REFLECTION: Root vegetable soup, bison medallions, creme brulee, and a large serving of ‘Laurent’ on the side! That was the menu for a recent dinner in Montreal at a small restaurant made larger than life by the presence of the one man show that was Laurent.
Our server/chef was a tall, wiry character with an easy smile and a strong desire to please partnered with a clear love of food. Laurent moved back and forth through the restaurant orchestrating the experience for several small groups of diners. A smile of welcome here! An ‘I’ve not forgotten about you’ nod and tap to his forehead there. A hand resting lightly on a diner’s shoulder as he rounded the corners between the tables.
His eyeglasses flew repeatedly from their fold in his pocket to the end of his nose as needed. Warmth and energy emanated from the open kitchen – with the odd flambe thrown in for effect. The presentation of each dish at the tables was accompanied by a grand flourish of the arms along with a delighted, childlike clapping of the hands. The message? ‘Voila! Magic has just been performed before your very eyes.’
The food was good but the experience was delightful! How engaging to be in the company of someone so solidly in their element and so clearly in the zone!
We dined the next evening at a high end restaurant in Vermont where the food was superb, and the service was stellar. However, we both agreed our dinner was missing one key element – the joi de vivre of Laurent!
ACTION: This experience made me wonder what others notice when they see me in action at work and at home. You might ask yourself the same question.
As we go about our daily rounds, do we infuse them with a sense of joy that brims with with the spirit of life? Does our approach leave others smiling, delighted to have been in our presence for a time? Or does our approach fall into the ‘business as usual’ category – acceptable but unremarkable?
What would it take to tap into that playful enthusiasm more often? If we were to take a lesson or two from Laurent, the magic starts with a smile, it grows with an animated connection to those around us, and it culminates with pride in our accomplishments. Voila! We could do that just a tad more often, don’t you think?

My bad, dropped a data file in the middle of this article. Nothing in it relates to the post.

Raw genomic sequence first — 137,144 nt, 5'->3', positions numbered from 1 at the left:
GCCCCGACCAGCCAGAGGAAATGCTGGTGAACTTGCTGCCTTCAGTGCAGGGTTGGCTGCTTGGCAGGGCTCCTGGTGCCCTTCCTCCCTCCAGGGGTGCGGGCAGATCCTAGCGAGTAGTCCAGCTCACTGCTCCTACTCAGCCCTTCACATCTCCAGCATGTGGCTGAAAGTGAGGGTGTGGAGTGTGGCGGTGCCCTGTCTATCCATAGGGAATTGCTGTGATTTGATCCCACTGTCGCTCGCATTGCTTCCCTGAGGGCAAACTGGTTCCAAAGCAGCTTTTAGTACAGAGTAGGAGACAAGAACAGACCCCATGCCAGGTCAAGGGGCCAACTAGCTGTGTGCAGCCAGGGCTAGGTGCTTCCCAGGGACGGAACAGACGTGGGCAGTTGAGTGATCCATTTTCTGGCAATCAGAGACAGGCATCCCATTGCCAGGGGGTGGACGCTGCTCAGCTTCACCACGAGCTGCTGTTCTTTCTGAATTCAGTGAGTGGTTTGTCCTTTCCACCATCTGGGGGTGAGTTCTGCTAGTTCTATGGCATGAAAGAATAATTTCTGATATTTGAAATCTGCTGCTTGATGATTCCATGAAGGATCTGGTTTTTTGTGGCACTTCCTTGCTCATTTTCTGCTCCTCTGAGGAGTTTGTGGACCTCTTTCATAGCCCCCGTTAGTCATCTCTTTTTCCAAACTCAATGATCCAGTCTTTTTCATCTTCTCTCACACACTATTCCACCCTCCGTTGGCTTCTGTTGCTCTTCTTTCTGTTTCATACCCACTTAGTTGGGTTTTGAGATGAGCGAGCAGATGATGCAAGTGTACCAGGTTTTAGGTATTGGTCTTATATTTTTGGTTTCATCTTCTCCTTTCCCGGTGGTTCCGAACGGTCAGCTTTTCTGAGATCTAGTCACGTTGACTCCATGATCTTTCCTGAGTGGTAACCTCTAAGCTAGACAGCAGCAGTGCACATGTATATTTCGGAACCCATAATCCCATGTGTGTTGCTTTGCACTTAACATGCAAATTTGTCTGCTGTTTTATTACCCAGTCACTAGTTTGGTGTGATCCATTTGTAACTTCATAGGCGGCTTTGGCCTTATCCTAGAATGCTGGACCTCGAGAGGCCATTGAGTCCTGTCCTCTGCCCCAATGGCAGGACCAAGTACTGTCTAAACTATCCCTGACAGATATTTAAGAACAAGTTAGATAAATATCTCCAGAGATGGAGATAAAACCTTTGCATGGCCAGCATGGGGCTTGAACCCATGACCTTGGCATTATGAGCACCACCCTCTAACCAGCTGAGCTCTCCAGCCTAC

QUOTE OF THE WEEK: “Magic is believing in yourself. If you can do that, you can make anything happen.” – Johann Wolfgang von Goethe
RESOURCE OF THE WEEK: One person who really loved what he did and believed in himself was Steve Jobs, CEO of Apple, who recently passed away. If you haven’t already watched his life lessons commencement address at Stanford in 2005, pour yourself a cup of coffee and check it out.
This advice is part of the message: “You’ve got to find what you love. And that is as true for your work as it is for your lovers. Your work is going to fill a large part of your life, and the only way to be truly satisfied is to do what you believe is great work. And the only way to do great work is to love what you do. If you haven’t found it yet, keep looking. Don’t settle. As with all matters of the heart, you’ll know when you find it. And, like any great relationship, it just gets better and better as the years roll on. So keep looking until you find it. Don’t settle.”
READERS WRITE: In response to last week’s e-zine, “Psych Safety – The New Workplace Imperative“, Pause reader LC writes: “All the recommended actions are valuable and should contribute to a healthier workplace. I would add random acts of thoughtfulness. This should not be a contrived thing, though. As we spend time telling people that we appreciate them in different ways, it can become second nature. Maybe it means complimenting a person on reaching some goal or asking (without prying) how things are going. Maybe it means occasionally bringing a plate of cookies or a bowl of fruit to the office. It is important to do these things without needing or wanting a “thank you”. If it comes, that’s a bonus, but if not, you’ve still done the right thing.”